"Nothing," observed Wilding, "can be clearer. I only wish my head were as clear as yours, Mr. Bintrey."

"If you feel that singing in it coming on," hinted the lawyer, with an alarmed glance, "put it off.--I mean the interview."

"Not at all, I thank you," said Wilding. "What was I going to--"

"Don't excite yourself, Mr. Wilding," urged the lawyer.

"No; I WASN'T going to," said the wine-merchant. "Mr. Bintrey and George Vendale, would you have any hesitation or objection to become my joint trustees and executors, or can you at once consent?"

"I consent," replied George Vendale, readily.

"I consent," said Bintrey, not so readily.

"Thank you both. Mr. Bintrey, my instructions for my last will and testament are short and plain. Perhaps you will now have the goodness to take them down. I leave the whole of my real and personal estate, without any exception or reservation whatsoever, to you two, my joint trustees and executors, in trust to pay over the whole to the true Walter Wilding, if he shall be found and identified within two years after the day of my death. Failing that, in trust to you two to pay over the whole as a benefaction and legacy to the Foundling Hospital."

"Those are all your instructions, are they, Mr. Wilding?" demanded Bintrey, after a blank silence, during which nobody had looked at anybody.

"The whole."

"And as to those instructions, you have absolutely made up your mind, Mr. Wilding?"

"Absolutely, decidedly, finally."

"It only remains," said the lawyer, with one shrug of his shoulders, "to get them into technical and binding form, and to execute and attest. Now, does that press? Is there any hurry about it? You are not going to die yet, sir."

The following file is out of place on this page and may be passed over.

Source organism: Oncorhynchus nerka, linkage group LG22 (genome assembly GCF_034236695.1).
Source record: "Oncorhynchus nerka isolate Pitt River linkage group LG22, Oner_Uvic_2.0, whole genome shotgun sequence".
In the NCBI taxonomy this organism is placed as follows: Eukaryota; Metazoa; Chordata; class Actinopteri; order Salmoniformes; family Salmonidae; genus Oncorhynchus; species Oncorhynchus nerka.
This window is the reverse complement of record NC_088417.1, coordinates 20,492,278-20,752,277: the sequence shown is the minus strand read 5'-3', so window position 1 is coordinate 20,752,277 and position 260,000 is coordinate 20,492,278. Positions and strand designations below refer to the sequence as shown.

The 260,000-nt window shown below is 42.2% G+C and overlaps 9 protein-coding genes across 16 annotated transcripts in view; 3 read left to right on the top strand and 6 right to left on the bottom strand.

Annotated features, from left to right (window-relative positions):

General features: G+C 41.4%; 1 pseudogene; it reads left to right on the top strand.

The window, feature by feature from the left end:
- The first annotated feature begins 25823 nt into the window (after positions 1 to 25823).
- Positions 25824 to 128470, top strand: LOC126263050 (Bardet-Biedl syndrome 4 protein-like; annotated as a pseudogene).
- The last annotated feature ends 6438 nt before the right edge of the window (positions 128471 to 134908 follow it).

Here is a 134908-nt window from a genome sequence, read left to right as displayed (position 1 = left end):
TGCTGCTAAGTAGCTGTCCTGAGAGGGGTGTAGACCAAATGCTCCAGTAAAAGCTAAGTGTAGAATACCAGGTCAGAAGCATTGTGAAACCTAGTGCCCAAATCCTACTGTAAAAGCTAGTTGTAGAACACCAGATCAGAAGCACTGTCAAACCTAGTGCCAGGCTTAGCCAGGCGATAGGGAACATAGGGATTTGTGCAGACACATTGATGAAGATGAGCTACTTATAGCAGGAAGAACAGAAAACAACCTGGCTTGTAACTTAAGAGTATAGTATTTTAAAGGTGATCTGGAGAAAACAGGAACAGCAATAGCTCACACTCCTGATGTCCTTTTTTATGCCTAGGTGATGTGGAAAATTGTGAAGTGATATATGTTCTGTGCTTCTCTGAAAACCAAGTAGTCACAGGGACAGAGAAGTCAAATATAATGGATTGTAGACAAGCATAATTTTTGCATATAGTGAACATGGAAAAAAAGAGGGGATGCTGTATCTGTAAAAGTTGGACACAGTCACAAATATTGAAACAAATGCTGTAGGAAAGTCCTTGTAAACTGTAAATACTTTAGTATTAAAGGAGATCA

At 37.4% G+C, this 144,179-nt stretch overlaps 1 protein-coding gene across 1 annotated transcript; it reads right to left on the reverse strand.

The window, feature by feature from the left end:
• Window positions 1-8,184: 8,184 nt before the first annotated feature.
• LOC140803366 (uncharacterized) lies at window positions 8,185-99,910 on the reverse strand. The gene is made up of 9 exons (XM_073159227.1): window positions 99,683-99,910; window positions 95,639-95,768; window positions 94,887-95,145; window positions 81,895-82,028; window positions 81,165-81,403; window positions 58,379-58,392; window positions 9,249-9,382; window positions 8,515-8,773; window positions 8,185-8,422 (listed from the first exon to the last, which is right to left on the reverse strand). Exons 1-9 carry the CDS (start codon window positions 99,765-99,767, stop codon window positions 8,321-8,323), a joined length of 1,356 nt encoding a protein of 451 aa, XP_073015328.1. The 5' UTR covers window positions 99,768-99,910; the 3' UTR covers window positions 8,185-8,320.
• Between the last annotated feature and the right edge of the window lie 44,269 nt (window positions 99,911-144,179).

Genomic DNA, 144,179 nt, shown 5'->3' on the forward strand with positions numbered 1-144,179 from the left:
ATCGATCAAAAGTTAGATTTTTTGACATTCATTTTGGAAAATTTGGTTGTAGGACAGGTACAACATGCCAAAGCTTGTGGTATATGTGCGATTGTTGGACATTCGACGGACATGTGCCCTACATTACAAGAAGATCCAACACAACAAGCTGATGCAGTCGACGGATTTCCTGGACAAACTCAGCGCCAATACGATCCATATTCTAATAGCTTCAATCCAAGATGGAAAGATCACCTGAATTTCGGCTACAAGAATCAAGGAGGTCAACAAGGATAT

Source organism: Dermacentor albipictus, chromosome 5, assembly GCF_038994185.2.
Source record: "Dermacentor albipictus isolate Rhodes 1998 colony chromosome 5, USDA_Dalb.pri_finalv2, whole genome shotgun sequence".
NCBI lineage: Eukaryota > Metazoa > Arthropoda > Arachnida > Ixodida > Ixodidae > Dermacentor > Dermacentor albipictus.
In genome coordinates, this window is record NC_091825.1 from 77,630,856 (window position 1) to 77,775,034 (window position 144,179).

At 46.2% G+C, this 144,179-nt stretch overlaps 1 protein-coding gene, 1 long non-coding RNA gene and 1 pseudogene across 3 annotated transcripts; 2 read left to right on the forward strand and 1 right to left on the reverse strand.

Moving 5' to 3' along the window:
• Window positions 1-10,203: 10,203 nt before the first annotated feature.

"Mr. Bintrey," answered Wilding, gravely, "when I am going to die is within other knowledge than yours or mine. I shall be glad to have this matter off my mind, if you please."

"We are lawyer and client again," rejoined Bintrey, who, for the nonce, had become almost sympathetic. "If this day week--here, at the same hour--will suit Mr. Vendale and yourself, I will enter in my Diary that I attend you accordingly."

The appointment was made, and in due sequence, kept. The will was formally signed, sealed, delivered, and witnessed, and was carried off by Mr. Bintrey for safe storage among the papers of his clients, ranged in their respective iron boxes, with their respective owners' names outside, on iron tiers in his consulting-room, as if that legal sanctuary were a condensed Family Vault of Clients.

With more heart than he had lately had for former subjects of interest, Wilding then set about completing his patriarchal establishment, being much assisted not only by Mrs. Goldstraw but by Vendale too: who, perhaps, had in his mind the giving of an Obenreizer dinner as soon as possible. Anyhow, the establishment being reported in sound working order, the Obenreizers, Guardian and Ward, were asked to dinner, and Madame Dor was included in the invitation. If Vendale had been over head and ears in love before-- a phrase not to be taken as implying the faintest doubt about it-- this dinner plunged him down in love ten thousand fathoms deep. Yet, for the life of him, he could not get one word alone with charming Marguerite. So surely as a blessed moment seemed to come, Obenreizer, in his filmy state, would stand at Vendale's elbow, or the broad back of Madame Dor would appear before his eyes.

Charles Dickens